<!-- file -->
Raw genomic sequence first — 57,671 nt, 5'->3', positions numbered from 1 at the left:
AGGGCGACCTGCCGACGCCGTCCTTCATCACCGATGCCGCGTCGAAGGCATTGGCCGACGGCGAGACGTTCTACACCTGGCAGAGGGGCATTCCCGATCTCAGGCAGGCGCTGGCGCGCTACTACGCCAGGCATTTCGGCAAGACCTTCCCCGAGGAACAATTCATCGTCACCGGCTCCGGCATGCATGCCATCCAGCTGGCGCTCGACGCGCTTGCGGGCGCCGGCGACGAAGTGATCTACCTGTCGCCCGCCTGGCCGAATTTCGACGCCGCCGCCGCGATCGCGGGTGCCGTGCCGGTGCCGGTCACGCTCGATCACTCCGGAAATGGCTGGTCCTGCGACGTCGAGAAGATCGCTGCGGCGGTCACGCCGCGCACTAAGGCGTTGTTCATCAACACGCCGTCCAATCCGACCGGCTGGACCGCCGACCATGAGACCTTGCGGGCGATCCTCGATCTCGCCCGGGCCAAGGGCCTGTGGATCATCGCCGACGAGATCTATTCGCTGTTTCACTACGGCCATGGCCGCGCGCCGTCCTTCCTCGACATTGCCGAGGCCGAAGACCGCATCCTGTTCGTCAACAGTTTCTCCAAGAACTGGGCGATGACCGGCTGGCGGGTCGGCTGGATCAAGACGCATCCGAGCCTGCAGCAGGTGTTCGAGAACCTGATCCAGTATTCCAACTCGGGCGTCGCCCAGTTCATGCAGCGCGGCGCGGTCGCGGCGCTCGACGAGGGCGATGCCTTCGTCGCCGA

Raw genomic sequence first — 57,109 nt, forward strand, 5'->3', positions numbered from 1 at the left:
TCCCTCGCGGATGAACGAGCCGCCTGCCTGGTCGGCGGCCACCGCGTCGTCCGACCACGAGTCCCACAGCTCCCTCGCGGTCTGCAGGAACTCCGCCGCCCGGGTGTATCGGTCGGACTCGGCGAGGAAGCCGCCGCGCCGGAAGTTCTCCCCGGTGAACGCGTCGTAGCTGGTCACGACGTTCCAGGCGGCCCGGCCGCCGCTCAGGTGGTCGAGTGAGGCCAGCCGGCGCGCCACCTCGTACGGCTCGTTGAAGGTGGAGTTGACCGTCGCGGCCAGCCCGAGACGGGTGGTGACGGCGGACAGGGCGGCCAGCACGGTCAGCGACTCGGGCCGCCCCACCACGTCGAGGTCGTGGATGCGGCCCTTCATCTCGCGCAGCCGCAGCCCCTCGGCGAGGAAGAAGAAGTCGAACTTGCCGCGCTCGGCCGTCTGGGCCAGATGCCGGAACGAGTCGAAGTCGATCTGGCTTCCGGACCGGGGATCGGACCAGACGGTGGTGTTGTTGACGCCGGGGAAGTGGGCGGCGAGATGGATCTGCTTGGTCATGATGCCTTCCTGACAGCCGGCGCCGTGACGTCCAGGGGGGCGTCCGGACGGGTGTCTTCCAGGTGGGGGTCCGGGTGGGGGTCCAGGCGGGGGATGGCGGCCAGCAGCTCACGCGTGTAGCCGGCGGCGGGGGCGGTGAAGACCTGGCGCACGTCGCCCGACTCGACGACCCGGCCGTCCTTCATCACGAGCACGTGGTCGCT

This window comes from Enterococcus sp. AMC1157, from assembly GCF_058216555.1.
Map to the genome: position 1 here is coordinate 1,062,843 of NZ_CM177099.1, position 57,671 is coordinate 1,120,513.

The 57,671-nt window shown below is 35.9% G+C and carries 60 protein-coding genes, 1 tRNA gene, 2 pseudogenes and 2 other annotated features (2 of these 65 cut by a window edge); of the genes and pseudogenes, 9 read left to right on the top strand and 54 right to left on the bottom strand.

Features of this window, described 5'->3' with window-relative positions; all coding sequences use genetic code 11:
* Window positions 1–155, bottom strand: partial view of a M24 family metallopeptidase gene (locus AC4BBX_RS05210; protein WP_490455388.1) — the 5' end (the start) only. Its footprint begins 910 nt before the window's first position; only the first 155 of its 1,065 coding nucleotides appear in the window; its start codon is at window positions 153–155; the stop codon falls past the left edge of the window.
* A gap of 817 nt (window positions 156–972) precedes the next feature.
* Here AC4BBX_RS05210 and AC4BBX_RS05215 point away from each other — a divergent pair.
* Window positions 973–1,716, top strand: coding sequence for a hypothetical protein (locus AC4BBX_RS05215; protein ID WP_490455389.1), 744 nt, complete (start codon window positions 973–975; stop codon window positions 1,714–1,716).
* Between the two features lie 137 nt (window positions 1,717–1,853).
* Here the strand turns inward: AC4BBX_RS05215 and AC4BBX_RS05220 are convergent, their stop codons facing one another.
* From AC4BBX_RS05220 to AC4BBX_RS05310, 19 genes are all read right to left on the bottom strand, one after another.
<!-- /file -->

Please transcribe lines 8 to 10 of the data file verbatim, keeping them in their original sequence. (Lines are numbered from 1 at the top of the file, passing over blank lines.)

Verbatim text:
Features of this window, described 5'->3' with window-relative positions; all coding sequences use genetic code 11:
* Window positions 1–155, bottom strand: partial view of a M24 family metallopeptidase gene (locus AC4BBX_RS05210; protein WP_490455388.1) — the 5' end (the start) only. Its footprint begins 910 nt before the window's first position; only the first 155 of its 1,065 coding nucleotides appear in the window; its start codon is at window positions 153–155; the stop codon falls past the left edge of the window.
* A gap of 817 nt (window positions 156–972) precedes the next feature.